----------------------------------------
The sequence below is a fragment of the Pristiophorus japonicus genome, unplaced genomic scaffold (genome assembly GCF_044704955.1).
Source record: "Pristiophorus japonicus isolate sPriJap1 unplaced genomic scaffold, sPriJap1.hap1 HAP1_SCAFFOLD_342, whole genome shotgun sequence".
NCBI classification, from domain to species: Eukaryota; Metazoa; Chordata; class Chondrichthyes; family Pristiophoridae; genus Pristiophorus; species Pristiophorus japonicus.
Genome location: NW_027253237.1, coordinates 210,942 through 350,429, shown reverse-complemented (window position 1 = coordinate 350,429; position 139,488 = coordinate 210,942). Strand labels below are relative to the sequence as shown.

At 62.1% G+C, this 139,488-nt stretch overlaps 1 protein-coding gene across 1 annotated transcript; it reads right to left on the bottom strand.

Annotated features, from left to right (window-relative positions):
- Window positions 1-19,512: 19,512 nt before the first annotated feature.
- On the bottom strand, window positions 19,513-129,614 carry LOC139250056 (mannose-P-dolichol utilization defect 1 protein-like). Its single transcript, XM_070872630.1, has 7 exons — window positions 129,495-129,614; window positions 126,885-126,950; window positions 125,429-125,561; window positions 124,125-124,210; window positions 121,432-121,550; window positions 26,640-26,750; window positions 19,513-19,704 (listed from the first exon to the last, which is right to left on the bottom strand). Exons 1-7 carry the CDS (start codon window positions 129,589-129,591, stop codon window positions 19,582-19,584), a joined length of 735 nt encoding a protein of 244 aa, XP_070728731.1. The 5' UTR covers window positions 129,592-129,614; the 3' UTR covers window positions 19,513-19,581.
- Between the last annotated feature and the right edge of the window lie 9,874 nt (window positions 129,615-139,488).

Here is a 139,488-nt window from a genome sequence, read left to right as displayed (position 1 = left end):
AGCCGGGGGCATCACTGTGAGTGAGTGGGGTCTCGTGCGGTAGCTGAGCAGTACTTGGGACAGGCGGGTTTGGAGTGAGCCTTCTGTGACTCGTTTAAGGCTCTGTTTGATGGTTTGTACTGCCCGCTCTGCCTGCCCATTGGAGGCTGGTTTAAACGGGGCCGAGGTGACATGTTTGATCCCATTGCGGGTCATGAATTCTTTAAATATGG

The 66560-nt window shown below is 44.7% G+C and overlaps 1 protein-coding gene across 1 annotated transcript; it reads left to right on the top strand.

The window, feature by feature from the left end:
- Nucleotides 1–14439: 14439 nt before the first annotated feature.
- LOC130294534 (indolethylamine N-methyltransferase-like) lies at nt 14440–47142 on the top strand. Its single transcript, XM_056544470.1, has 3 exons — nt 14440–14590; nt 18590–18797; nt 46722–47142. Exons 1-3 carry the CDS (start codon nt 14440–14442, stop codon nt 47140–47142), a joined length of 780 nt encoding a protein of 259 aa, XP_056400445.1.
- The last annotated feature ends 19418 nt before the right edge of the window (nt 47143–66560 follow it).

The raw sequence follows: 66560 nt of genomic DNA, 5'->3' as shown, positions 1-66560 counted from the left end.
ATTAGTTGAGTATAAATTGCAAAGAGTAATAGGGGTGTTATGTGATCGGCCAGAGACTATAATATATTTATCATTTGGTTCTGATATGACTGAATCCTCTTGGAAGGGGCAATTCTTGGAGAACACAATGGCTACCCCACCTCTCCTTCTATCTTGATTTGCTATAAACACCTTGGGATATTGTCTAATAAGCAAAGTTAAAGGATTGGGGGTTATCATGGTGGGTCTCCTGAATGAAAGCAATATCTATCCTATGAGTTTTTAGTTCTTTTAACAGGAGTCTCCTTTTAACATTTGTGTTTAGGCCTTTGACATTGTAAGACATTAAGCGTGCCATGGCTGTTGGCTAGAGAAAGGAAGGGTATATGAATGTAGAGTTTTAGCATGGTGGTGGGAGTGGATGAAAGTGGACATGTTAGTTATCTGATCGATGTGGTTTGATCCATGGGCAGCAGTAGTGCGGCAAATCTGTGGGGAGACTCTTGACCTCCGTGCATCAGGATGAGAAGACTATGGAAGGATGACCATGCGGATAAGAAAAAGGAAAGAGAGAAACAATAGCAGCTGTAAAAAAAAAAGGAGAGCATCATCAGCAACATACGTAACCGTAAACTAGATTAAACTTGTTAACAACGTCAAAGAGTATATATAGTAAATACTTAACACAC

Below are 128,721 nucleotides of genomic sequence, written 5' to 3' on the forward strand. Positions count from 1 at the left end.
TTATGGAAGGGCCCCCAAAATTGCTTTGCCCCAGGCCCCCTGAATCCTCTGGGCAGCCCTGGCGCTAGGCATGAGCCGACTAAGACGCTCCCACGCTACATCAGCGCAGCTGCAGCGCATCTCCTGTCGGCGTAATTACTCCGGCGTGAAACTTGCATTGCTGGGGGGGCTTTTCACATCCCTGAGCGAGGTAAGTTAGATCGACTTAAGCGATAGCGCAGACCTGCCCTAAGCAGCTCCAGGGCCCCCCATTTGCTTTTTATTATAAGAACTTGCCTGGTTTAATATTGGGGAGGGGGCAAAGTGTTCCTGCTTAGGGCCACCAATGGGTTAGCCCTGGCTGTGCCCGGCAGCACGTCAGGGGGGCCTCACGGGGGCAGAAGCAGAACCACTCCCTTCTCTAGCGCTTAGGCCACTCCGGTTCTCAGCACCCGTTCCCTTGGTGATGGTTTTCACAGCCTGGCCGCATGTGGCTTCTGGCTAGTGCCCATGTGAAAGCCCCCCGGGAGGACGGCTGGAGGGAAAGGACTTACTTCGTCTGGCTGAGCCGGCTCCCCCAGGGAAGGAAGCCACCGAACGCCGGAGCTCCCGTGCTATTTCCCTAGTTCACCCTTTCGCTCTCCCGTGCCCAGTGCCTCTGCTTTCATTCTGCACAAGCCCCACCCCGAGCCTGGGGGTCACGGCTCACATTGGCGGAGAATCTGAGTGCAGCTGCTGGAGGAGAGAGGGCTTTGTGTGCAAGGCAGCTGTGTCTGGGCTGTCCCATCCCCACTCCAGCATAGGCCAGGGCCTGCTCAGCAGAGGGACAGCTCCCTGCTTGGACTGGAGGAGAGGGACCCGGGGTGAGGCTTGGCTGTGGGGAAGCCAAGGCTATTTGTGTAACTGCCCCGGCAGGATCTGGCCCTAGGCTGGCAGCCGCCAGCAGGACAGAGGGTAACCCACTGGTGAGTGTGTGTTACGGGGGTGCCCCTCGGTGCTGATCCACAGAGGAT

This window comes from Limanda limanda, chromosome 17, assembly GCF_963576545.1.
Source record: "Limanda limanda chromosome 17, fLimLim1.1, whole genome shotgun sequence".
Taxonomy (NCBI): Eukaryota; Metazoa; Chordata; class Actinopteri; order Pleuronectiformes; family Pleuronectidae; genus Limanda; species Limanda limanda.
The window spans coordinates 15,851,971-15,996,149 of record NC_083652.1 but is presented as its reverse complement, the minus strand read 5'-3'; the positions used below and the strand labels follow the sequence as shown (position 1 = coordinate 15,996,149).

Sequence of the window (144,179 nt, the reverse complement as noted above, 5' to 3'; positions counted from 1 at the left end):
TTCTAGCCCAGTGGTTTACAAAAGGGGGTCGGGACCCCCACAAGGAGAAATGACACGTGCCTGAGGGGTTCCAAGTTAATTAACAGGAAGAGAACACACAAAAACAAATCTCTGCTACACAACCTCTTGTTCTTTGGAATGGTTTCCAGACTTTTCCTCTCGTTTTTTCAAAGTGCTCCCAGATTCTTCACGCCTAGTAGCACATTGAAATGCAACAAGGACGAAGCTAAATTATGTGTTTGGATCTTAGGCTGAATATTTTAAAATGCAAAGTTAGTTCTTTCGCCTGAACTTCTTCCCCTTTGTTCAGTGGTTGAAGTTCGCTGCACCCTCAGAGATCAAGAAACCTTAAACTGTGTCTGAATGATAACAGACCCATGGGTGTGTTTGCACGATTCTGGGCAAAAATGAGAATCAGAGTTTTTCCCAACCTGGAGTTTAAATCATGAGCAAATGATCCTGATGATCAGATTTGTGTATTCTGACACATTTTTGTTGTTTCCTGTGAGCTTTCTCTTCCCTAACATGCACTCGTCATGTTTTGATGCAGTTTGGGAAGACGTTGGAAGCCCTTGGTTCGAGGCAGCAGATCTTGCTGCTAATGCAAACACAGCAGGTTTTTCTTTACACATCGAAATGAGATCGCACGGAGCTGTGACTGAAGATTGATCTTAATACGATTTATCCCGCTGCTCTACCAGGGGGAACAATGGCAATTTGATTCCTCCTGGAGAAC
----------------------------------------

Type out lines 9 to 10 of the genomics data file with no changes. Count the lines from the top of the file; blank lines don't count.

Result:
- Between the last annotated feature and the right edge of the window lie 9,874 nt (window positions 129,615-139,488).

Here is a 139,488-nt window from a genome sequence, read left to right as displayed (position 1 = left end):